Introduction

For many of us, the cyber threat to U. S. national security is amorphous and not easy to comprehend. At the same time, in the last two years of the Bush administration and through the first year of the Obama presidency, cybersecurity has been characterized as “one of the most urgent national security problems facing the new administration.”1 Our cyber systems have increasingly been infiltrated in recent years by malefactors with widely ranging motivations and associations. Experts point to stunning amounts of sensitive material lost to cyber thieves.

Given the increasing dependence on cyber technology, the vulnerabilities within insecure cyber networks are hard to quantify and even harder to understand and protect against. We have devoted the current issue of the Journal of National Security Law & Policy (JNSLP) to cyber threats in an attempt to raise awareness and focus national debate on what should be done in a variety of contexts to improve cybersecurity.

Many have helped in this project, but particular thanks go to Gary Sharp, special editor for this issue, who conceived the idea and did much to shape its content. Thanks are also due to Richard Shiffrin, who graciously served as an unofficial editor of this special issue, reviewing and critiquing significant amounts of material.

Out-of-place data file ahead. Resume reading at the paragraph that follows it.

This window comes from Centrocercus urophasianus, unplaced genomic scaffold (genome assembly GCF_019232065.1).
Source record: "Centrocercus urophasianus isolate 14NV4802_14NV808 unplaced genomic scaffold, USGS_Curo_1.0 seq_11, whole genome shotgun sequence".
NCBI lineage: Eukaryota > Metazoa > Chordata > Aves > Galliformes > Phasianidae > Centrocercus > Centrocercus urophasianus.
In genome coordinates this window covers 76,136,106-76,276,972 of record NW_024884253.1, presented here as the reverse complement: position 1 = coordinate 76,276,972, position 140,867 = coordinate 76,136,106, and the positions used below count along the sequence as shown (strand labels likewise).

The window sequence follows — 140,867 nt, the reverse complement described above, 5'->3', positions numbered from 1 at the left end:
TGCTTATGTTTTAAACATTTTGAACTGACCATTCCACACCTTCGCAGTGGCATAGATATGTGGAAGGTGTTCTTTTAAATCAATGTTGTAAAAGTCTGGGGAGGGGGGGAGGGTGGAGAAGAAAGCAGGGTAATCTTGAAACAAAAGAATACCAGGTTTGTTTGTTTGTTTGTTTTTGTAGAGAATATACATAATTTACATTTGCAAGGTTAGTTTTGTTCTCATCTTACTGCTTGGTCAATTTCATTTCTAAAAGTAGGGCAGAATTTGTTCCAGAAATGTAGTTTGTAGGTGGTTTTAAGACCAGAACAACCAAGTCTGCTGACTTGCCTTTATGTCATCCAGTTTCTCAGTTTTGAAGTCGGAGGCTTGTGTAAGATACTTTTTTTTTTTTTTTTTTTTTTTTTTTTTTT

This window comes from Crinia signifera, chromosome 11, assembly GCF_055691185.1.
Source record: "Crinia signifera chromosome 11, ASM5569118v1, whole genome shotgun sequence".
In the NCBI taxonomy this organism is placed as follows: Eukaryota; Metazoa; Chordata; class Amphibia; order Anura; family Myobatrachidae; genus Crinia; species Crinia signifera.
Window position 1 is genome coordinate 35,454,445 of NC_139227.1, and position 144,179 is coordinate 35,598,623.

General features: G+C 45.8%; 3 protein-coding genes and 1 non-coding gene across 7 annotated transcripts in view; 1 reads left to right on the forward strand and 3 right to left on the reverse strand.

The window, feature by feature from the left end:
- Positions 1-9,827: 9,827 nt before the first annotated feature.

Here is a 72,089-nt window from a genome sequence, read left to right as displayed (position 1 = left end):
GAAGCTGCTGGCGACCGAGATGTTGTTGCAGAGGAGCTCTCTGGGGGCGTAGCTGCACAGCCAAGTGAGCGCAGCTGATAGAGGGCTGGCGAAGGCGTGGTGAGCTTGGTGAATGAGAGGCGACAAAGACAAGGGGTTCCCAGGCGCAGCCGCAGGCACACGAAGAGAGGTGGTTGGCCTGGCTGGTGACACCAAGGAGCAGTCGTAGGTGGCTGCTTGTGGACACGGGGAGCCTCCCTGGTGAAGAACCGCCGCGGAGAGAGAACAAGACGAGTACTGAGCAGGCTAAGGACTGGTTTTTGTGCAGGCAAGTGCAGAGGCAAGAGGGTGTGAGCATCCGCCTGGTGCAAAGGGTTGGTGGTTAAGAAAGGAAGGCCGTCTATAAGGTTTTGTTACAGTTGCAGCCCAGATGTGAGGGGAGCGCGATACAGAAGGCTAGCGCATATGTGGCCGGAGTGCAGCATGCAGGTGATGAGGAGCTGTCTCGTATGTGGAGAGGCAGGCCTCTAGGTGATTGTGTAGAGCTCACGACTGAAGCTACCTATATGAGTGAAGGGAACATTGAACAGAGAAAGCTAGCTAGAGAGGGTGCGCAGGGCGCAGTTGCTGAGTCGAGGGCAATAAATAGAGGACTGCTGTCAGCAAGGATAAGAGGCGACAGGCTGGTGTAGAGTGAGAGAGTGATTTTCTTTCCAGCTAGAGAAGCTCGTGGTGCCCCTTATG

For many reasons, the collection of views presented in this issue is especially timely. By any measure, developing and implementing a forward-looking cybersecurity policy is among the most compelling items on the Obama administration national security agenda. It may also be the most complex. Developing such a policy requires a sophisticated understanding of the technology, interests, and motivations involved in perpetrating cyber attacks, on the one hand, and an appreciation of the tradeoffs implicated in decisions to create new authorities and institutional arrangements for cyber defense, on the other. That the Administration has not yet implemented a blueprint for action, despite the issue’s priority, may simply reflect its understanding that, given the intricacies of the threat and its management, leadership means showing restraint, rather than acting precipitately.

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